Black is most definitely the color of the Irish national drink. Well – black with a creamy head, anyway. Testament to the power of advertising is the number of patients here who still believe the old ad ‘Guinness is good for you’.
Being a reformed teetotaler, I have always tended to err on the side of being rather severe in my warnings about the perils of drink for patients with Rheumatoid or Psoriatic arthritis, particularly if they are taking Methotrexate. The other poor souls who have had to endure my sermonizing include those who are unfortunate enough to have gout.
As a doctor who purports to practice ‘evidence based medicine’ it is always reassuring when the evidence base backs up the ‘eminence based medicine’ I’ve been practicing for 10 or 20 years. On the other hand it is frankly a bit upsetting when I am forced to eat my oft-repeated words of solemn advice. So here are three ‘factoids’ I’m currently pondering – not exactly proof positive, but some interesting observations at least.
- Factoid #One – Drinking alcohol seems to be protective against Rheumatoid Arthritis. This idea has been around since a Seattle study by Voigt and colleagues reported in Epidemiology in 1994. This paper suggested that you were about half as likely to get RA if you drank over 14 drinks a week of alcohol – the authors suggested that could be because alcohol raised Estrogen levels;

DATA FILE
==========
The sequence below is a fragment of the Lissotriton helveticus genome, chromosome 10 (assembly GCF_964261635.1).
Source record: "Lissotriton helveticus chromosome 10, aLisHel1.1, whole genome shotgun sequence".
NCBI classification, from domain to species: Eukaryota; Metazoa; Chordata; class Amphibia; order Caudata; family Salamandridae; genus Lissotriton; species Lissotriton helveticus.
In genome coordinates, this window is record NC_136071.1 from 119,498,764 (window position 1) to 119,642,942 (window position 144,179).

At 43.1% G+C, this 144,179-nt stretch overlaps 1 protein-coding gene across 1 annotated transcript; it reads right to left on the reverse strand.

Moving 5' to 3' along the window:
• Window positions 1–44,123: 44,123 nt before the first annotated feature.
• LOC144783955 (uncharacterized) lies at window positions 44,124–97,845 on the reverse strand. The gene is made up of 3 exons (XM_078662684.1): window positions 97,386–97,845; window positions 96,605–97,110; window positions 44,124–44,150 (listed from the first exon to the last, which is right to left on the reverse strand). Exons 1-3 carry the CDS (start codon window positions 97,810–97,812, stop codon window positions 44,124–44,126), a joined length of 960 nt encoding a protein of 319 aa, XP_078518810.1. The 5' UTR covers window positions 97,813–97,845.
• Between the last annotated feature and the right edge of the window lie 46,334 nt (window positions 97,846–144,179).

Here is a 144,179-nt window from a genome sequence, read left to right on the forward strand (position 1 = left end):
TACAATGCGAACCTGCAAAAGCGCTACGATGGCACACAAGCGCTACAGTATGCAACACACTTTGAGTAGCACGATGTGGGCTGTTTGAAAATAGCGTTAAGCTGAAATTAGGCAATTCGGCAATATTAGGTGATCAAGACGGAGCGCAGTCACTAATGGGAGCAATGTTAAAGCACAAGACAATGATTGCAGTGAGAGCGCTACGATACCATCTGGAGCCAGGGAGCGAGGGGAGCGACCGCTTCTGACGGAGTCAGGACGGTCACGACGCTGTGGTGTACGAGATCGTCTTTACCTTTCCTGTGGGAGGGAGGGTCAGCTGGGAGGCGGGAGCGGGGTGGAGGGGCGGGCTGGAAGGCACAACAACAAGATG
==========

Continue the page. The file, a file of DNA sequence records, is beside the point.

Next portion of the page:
More recently (2010), a Sheffield study by Maxwell and colleagues reported in Rheumatology seemed to confirm that observation. So what are we to make of that? Infusions of Guinness in our day ward, anyone? Unfortunately, alcohol does not seem to reverse the disease once started!
- Factoid #Two – The risk of liver function test abnormalities in patients who take lowish doses of Methotrexate does not seem to be increased in ‘social alcohol’ drinkers. So said Tilling L and colleagues in 2006. Chris Deighton (2008) seemed to agree, and the BSR guidelines have relaxed the advice about alcohol intake in patients taking Methotrexate. However, this idea is being whispered very softly at the moment, and I think it is right to be cautious until we have more studies to confirm this. Whatever we might think and say, it is quite clear that many patients don’t pay a blind bit of notice to the advice they are given on this subject.
- Factoid #Three – Not all types of alcohol are bad for patients with gout. One of several excellent studies on gout by HK Choi published in the Lancet in 2004 suggests that whilst beer is bad for gout, wine is not. I doubt very much if Guinness featured among his survey’s favorite tipples, so I guess my patients are still existing in an evidence free zone! Nevertheless, I still advise them to cut down on the beer intake. Old habits die hard.